3. Referral rates

Your referral rates indicate how much value you provide your customers through your products. Incentivizing customers to refer others can help acquire more users.

4. Usage rates

High usage rates are a direct induction of how much your product is a hit amongst your customers and the demand it has created in the market. In this scenario, using a value metric will help you maximize revenue by aligning your product price with the value your customer gains by using it.

3 Product-Led Growth Examples to Understand the Strategy

1. Dropbox

Dropbox nailed the product-led growth with the end-user mindset. Dropbox has successfully leveraged its products to enhance its virality by making file sharing easy and accessible for all users. When users want more credit for storage, they need to share Dropbox’s referral page with their peers. It's a great way to attract new users and engage existing ones.

2. Slack

This instant messaging app with millions of users was created as a user-friendly alternative to internal communication tools like emails. Slack has a casual and sometimes humorous interface and is creatively designed for all users -from big corporations to startups.

Essentially, Slack’s founders developed the tool based on volumes of user feedback. After a successful PR campaign, Slack received more than 8000 requests from users asking to use the software on the very first day. A couple of weeks later, the requests had crossed 15k. Even then, the founders collected all the feedback they needed to ascertain what varying-sized teams needed and modified their features accordingly.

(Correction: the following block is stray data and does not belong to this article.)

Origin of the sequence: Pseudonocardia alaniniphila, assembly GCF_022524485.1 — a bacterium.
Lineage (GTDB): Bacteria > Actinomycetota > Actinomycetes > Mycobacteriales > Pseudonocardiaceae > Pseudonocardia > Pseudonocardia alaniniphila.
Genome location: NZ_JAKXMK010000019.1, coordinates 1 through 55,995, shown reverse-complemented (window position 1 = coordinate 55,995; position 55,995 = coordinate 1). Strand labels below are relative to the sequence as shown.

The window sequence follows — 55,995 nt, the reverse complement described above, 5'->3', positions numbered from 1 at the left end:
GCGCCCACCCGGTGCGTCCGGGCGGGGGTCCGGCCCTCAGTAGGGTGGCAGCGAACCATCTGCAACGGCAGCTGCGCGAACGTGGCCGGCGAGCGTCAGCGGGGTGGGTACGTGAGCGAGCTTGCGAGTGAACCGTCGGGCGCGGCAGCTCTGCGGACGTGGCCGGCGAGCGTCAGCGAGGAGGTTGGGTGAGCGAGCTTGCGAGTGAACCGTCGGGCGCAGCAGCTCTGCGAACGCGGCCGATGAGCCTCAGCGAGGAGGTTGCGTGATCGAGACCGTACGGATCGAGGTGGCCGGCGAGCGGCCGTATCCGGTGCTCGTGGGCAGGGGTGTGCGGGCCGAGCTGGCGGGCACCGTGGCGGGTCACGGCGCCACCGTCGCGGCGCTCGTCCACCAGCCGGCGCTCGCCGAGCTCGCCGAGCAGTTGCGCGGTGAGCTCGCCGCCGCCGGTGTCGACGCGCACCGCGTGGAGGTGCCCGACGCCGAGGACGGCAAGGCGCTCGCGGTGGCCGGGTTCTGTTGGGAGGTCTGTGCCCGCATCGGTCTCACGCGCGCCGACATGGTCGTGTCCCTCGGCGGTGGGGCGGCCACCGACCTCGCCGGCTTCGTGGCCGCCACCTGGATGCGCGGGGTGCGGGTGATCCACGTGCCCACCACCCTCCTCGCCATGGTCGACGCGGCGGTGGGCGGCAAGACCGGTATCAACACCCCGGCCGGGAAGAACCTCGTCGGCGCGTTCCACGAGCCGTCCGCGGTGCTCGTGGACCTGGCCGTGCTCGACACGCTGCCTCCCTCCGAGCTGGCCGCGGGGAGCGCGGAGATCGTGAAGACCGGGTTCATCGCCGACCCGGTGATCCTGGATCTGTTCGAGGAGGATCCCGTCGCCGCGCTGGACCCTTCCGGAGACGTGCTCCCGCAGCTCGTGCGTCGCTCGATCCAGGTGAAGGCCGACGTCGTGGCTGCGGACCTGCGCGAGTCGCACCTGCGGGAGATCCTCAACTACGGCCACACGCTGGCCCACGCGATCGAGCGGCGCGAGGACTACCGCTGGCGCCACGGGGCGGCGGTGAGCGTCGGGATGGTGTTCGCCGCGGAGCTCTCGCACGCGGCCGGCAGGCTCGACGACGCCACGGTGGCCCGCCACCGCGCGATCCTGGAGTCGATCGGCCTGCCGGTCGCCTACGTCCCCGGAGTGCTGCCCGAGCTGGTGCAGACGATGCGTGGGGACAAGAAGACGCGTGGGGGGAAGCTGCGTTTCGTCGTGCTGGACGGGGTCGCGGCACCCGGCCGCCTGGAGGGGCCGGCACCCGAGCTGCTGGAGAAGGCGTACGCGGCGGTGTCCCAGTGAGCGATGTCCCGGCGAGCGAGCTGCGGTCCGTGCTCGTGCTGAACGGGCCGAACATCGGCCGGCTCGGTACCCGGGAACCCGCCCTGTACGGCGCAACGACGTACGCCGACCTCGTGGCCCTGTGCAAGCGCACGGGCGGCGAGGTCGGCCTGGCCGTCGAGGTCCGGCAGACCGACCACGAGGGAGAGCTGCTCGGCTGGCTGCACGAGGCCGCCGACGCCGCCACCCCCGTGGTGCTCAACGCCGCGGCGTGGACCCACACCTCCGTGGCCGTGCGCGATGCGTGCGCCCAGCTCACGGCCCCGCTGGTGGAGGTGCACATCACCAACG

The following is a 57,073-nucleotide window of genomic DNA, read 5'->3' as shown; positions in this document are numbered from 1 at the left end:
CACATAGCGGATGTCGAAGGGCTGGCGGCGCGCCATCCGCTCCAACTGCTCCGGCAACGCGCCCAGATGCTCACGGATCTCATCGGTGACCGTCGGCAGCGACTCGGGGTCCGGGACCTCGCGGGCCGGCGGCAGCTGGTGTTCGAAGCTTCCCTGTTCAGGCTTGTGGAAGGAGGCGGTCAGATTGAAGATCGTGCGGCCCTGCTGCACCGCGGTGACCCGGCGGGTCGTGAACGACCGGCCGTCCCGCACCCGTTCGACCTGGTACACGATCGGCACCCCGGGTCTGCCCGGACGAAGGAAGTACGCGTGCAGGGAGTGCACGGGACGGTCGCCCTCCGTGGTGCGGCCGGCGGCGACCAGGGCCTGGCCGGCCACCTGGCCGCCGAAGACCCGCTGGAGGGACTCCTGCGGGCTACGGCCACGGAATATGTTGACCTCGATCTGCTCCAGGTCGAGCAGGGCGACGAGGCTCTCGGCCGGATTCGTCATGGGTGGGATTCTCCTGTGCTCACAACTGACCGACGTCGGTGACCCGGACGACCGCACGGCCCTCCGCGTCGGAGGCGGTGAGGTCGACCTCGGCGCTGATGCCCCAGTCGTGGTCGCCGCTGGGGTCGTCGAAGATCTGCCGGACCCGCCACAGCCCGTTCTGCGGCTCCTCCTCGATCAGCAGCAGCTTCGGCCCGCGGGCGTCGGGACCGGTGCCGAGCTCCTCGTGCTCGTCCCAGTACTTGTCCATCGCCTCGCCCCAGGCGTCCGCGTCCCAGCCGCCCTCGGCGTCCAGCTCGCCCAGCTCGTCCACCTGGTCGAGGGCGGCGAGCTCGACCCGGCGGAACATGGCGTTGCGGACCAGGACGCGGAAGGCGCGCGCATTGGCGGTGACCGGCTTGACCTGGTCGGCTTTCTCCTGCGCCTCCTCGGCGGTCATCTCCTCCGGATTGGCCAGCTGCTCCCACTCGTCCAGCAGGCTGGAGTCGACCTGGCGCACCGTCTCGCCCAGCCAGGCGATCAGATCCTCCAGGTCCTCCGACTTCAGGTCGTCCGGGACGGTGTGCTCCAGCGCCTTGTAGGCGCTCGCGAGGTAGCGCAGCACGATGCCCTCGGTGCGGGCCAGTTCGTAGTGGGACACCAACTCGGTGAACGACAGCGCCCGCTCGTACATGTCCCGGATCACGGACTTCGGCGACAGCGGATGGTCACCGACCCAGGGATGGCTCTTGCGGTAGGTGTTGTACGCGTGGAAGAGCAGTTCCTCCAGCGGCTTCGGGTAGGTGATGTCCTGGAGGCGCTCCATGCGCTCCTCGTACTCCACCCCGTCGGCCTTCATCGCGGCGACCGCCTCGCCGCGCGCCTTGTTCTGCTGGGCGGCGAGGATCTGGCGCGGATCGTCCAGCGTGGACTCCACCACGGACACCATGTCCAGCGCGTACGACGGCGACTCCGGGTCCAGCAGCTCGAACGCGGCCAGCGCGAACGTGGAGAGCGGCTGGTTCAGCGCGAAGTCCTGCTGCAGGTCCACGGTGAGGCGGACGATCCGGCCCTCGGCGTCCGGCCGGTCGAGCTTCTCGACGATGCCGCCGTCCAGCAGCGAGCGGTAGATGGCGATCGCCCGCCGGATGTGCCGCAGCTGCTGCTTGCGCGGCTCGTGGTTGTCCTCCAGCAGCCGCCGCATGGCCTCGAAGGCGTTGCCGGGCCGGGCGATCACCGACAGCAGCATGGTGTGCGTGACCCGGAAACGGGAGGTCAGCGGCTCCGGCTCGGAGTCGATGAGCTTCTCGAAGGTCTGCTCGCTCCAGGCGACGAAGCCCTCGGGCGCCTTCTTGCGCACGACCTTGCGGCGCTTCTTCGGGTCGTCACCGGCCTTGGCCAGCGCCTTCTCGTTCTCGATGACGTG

3. Atlassian

Atlassian, the software development giant, invests only a fraction of its budget in traditional sales and marketing techniques. Their significant investments go towards product-led growth strategies for long-term success. A transparent pricing plan and helpful resources simplify the customer's buying journey. By removing barriers during this journey, customers can quickly see the value of continuing to use the product.

Product-Led Growth is the Way to Go!

Starting a subscription company and creating a product is the easy part. The real deal is handling the customer acquisition costs and the increasing number of customers. If you have a product that is a cut above the rest and does not require a sales rep’s efforts, you can think about pivoting to a product-led growth strategy.

You should implement a product-led growth strategy to grow your SaaS or subscription business. Investing in Togai, the pricing implementation platform will help you implement any pricing strategy ten times faster in less than a day. Schedule a free demo today to see it for yourself!

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WRITTEN BY
Kavyapriya Sethu
Spends most of her time reading books and making fictional characters her best friends. Likes trying new things: new cuisines, films, languages…you name it!